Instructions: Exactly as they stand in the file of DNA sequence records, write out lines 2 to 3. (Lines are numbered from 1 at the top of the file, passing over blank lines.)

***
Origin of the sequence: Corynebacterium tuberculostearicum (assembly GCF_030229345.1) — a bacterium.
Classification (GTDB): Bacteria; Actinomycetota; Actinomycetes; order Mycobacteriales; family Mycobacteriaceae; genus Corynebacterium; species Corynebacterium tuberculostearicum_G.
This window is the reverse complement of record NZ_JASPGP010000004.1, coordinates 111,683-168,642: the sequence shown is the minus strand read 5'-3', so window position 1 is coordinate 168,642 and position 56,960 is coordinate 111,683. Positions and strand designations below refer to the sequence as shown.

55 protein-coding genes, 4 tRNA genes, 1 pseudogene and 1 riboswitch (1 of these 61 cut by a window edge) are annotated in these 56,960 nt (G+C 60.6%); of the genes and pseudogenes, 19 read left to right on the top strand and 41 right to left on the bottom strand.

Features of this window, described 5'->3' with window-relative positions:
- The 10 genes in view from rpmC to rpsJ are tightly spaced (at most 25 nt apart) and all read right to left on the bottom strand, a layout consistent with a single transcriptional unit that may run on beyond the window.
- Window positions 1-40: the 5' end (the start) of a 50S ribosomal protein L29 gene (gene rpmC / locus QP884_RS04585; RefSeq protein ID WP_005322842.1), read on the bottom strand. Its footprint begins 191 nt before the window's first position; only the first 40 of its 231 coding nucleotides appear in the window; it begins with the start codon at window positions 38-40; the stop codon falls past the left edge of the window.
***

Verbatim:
Classification (GTDB): Bacteria; Actinomycetota; Actinomycetes; order Mycobacteriales; family Mycobacteriaceae; genus Corynebacterium; species Corynebacterium tuberculostearicum_G.
This window is the reverse complement of record NZ_JASPGP010000004.1, coordinates 111,683-168,642: the sequence shown is the minus strand read 5'-3', so window position 1 is coordinate 168,642 and position 56,960 is coordinate 111,683. Positions and strand designations below refer to the sequence as shown.